Back together, I led a guided meditation through the story of the burning bush, Exodus 3.1-6, in the style of Ignatian meditation as presented by Anthony de Mello in “Sadhana; Christian Exercises in Eastern Form”.


Opening prayer, verses 2 and 1 from “The Elixir” by George Herbert:

“Two Giant Fat People” by Hafiz

Closing prayer from the Cathedral’s Rule of Life, slightly adapted:

God of life,
present uniquely to each of us in each ordinary moment of our day,
in each person we meet,
in each task we undertake,
in each path we walk,
receive our commitment to journey with you and with your people,
and strengthen us in our inner beings to be faithful to your call;
through Jesus, our companion and guide.


Read: Section 2 “Unsung Heroes”, and the Introduction

Suggestions to mull over while reading:

  • Who do you know who is an unsung hero?
  • What does or would it mean to you to be an unsung hero yourself?


We started with smaller break-out groups to focus in on the text…

  • How did the idea of unsung heroes land with you?
  • Which of the stories could you relate to most/least easily and why?
  • Which stories were familiar/unfamiliar? Which others might you have chosen?
  • Do you agree with Paula’s interpretation of the stories?

…then back together again pulled back the lens for a discussion of the questions sent in advance, and also asking

  • What impact has this chapter had on your walk with God? How might this affect your practice?

In the third part of the session, I led a short guided meditation on John 6.5-11, based on the structure of Lectio Divina.


The opening and closing prayers were from Saint Thérèse of Lisieux. She became popular after her death through her spiritual autobiography, “The Story of a Soul”, but in community had lived a hidden life and wanted to be unknown.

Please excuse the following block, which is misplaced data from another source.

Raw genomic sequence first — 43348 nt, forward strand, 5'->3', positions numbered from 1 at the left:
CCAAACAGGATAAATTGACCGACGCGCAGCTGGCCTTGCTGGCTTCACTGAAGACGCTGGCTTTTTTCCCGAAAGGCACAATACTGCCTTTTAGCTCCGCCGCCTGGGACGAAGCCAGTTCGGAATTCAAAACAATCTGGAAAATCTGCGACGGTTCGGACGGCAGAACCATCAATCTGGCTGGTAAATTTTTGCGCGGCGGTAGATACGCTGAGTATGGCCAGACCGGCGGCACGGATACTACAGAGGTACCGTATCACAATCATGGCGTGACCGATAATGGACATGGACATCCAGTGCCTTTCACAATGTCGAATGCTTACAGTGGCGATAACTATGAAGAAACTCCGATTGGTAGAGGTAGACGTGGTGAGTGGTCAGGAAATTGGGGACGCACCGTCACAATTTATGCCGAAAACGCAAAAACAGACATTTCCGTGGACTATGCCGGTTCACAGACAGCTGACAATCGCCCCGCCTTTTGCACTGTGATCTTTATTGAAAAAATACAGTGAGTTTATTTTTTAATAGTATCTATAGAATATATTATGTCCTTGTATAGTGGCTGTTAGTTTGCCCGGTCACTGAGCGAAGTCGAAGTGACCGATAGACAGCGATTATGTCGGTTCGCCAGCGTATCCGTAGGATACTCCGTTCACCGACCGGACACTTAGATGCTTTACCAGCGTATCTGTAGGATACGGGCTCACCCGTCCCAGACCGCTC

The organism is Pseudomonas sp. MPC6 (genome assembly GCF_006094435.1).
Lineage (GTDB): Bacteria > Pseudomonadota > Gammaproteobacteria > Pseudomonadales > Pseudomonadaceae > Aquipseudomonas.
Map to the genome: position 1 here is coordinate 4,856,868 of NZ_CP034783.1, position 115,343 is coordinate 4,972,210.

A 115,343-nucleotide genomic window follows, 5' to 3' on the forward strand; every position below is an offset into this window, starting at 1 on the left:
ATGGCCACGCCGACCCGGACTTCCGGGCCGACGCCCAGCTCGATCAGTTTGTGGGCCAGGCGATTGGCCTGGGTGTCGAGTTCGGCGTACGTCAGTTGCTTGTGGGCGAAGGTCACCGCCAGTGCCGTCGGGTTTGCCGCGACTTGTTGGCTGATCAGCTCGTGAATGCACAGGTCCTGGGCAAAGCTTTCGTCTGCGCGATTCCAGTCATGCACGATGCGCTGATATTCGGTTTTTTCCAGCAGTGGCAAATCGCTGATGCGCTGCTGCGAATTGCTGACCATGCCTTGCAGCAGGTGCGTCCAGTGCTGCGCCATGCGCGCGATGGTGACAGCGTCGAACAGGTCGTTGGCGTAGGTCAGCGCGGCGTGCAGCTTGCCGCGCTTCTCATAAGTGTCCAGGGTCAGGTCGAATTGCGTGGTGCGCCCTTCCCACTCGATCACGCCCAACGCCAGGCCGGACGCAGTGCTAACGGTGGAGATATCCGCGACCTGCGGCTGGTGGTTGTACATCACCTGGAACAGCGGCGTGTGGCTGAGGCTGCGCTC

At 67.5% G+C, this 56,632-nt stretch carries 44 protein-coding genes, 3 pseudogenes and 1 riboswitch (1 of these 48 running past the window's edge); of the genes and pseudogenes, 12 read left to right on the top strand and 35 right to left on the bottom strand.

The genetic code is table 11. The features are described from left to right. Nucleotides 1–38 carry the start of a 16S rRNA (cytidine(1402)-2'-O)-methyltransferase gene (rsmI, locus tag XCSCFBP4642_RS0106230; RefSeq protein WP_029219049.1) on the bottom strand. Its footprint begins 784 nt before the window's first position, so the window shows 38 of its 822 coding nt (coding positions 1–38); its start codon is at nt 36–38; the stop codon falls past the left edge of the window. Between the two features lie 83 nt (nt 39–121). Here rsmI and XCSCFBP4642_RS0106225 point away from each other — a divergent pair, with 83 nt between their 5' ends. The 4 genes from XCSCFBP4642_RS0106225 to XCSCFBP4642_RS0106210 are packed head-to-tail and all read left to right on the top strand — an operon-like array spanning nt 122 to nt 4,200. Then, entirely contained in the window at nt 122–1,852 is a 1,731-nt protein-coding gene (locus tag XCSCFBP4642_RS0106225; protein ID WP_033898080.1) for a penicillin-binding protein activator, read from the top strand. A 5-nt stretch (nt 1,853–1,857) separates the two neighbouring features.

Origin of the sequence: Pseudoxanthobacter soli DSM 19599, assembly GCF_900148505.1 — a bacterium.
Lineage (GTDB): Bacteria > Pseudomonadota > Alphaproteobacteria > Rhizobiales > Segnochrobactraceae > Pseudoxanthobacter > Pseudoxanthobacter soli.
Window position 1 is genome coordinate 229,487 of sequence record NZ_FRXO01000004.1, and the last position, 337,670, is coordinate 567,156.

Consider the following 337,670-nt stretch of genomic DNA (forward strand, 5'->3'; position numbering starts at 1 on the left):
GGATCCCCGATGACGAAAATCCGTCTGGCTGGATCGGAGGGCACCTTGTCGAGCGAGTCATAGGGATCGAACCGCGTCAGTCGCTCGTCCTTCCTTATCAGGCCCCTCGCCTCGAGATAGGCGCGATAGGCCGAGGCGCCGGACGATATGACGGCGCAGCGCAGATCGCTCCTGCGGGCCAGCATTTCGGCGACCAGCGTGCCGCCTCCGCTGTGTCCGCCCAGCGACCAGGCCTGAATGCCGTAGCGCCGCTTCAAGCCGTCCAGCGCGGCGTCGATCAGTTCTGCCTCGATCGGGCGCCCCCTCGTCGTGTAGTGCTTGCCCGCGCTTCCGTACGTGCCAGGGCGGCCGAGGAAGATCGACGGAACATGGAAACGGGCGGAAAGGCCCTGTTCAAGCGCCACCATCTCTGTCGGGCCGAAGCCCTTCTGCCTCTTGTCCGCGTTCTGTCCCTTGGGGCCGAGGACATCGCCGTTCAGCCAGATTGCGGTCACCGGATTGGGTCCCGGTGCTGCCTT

O Jesus, I know well that You do not look so much at the greatness of my actions, as to the love with which I do them. It is true I am not always faithful, but I shall not lose courage. I desire to make use of every opportunity to please You.
Through your grace, Amen.

O my God! I ask You, for myself and for those whom I hold dear, the grace to
fulfil perfectly Your Holy Will, to accept for love of You the joys and sorrows of this
passing life, so that we may one day be united together in Heaven for all Eternity. Amen.

Perhaps, given that forms of assistance and leadership are included in the list of God’s appointments in 1 Corinthians 12.27-31, but not then in the set of questions, they are what Paul means by the ‘greater gifts’?


Read: Section 3 “An Everyday God”

Suggestions to mull over while reading:

  • Where do you find God? That is… how, when and where does God appear to you?
  • Where, if anywhere, have you tried to lock God?


After a short preliminary discussion on ‘the story so far’, as in July we started with small groups to focus on the text…

  • Did any of the passages and reflections particularly strike you? Did you read any of the extended passages and have any further reflections?
  • What did you think of Gooder’s choice of passages? Which of her interpretations did you agree with most/least and why?

…then came back together again for a discussion of the wider context, covering the questions shared in advance and:

  • What are the ‘ordinary’ signs of God that you have noticed in the last few weeks after reading?